• Know your operating areas: Know critical clearance areas and location of pipes, wiring, etc. Never drive into a trailer or railcar unless wheels are blocked. Fill fuel tank or charge battery only in designated areas.
    • Protect others and yourself: Buckle up. No riders. Keep arms, legs, etc. inside the operator's compartment. Allow no one under load or carriage. When leaving truck, lower carriage completely, set parking brake, and shut off power.
    • If you can't see, don't go: If forward visibility is obstructed, travel in reverse. Sound horn at cross aisle and other areas where you can't see. Watch clearances, especially forks, upright, overhead guard, and tail swing.
    • Use common sense: Avoid bumps, holes, slick spots, and loose materials. Avoid sudden starts and stops.

    OSHA forklift safety information

    Forklift Training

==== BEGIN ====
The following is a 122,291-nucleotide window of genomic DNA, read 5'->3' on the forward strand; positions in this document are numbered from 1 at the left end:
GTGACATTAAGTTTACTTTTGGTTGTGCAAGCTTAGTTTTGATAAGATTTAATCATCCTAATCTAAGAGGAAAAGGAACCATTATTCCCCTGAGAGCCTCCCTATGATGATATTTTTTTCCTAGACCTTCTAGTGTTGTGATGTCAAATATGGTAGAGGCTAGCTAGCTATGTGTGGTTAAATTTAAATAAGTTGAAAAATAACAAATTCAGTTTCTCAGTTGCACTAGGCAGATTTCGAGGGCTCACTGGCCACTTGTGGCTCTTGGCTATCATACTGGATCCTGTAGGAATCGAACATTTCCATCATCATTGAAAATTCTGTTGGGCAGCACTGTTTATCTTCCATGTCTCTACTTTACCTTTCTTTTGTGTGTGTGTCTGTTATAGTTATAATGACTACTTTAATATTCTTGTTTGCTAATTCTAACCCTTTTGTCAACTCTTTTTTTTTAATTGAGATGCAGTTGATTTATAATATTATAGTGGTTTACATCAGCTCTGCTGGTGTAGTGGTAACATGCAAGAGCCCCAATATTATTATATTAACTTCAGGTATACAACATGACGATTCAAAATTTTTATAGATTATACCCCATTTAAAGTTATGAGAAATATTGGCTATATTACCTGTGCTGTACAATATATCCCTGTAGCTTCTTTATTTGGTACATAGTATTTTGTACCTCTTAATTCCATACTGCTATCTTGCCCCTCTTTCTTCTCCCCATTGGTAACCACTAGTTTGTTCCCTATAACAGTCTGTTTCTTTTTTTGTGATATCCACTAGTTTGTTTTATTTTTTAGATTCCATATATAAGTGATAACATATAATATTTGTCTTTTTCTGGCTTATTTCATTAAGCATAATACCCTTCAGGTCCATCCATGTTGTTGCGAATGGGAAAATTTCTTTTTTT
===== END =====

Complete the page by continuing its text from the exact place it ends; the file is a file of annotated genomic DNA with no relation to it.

All employees that drive forklifts at the college are required to complete forklift safety training prior to operating a forklift. Training includes discussion of steering, capacity, stability, refueling, controls, types of loads, ramps, surface conditions, hazardous locations, load manipulation, etc. Hands-on driving demonstrations and evaluation of each operator's performance will be included. This training is required prior to operating a forklift, to be repeated every three years, with annual evaluations.

  • Ladder Safety

    OSHA ladder safety information

    Working on and around stairways and ladders is hazardous. Stairways and ladders are major sources of injuries and fatalities among construction workers for example, and many of the injuries are serious enough to require time off the job. OSHA rules apply to all stairways and ladders used in construction, alteration, repair, painting, decorating, and demolition of worksites covered by OSHA's construction safety and health standards.

  • Personal Protective Equipment